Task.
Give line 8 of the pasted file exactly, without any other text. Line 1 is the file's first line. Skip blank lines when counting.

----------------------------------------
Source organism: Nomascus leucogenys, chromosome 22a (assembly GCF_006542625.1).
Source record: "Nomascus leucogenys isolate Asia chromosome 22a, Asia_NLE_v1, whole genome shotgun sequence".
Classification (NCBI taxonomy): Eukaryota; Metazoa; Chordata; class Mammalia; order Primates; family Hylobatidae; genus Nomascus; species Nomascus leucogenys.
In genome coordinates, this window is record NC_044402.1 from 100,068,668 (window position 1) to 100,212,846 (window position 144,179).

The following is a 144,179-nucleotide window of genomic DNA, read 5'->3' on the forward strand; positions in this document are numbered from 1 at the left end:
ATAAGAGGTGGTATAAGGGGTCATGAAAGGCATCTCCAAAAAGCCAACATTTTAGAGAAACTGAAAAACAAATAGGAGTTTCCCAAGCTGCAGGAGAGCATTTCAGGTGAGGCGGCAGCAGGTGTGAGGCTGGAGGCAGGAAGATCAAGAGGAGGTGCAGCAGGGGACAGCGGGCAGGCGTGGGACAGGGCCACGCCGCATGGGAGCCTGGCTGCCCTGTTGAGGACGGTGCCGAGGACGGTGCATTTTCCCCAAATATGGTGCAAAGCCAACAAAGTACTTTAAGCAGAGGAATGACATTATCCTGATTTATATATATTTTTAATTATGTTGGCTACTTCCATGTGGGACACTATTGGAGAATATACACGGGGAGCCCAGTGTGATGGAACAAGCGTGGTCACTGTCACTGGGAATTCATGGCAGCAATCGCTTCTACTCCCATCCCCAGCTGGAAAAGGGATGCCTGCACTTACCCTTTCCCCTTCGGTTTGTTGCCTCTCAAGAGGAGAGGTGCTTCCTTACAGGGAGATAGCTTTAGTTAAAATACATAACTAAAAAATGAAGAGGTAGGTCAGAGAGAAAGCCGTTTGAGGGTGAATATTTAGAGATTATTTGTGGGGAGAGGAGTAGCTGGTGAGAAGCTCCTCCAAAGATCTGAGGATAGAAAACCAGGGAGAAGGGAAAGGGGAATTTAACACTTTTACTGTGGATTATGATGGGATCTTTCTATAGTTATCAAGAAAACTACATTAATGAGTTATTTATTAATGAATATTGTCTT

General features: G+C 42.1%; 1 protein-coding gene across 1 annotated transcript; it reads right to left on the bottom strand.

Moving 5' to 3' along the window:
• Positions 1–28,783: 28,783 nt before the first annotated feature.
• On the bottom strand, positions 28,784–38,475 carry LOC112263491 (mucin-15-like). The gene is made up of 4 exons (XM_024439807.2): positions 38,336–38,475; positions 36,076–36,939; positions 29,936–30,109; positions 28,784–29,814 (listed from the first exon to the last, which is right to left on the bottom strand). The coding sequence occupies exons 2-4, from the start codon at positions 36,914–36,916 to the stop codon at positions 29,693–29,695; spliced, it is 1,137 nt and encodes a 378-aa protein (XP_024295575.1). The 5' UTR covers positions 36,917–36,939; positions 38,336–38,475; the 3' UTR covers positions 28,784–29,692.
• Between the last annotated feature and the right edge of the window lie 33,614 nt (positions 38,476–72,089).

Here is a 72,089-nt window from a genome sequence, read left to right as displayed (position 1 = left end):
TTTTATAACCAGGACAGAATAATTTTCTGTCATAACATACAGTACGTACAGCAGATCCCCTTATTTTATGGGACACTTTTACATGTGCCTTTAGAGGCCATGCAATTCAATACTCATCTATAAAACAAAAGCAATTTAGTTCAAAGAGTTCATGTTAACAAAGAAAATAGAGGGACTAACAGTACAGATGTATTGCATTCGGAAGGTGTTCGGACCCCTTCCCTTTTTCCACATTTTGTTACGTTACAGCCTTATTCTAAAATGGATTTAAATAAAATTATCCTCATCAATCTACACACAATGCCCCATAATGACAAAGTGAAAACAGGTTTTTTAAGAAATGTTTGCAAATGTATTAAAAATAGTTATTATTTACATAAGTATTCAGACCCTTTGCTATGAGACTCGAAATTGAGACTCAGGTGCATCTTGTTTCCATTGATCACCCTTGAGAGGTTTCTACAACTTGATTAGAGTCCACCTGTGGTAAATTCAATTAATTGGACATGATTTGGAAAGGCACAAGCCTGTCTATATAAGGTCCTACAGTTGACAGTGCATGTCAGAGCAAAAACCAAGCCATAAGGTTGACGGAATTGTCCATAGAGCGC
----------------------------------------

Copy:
Moving 5' to 3' along the window: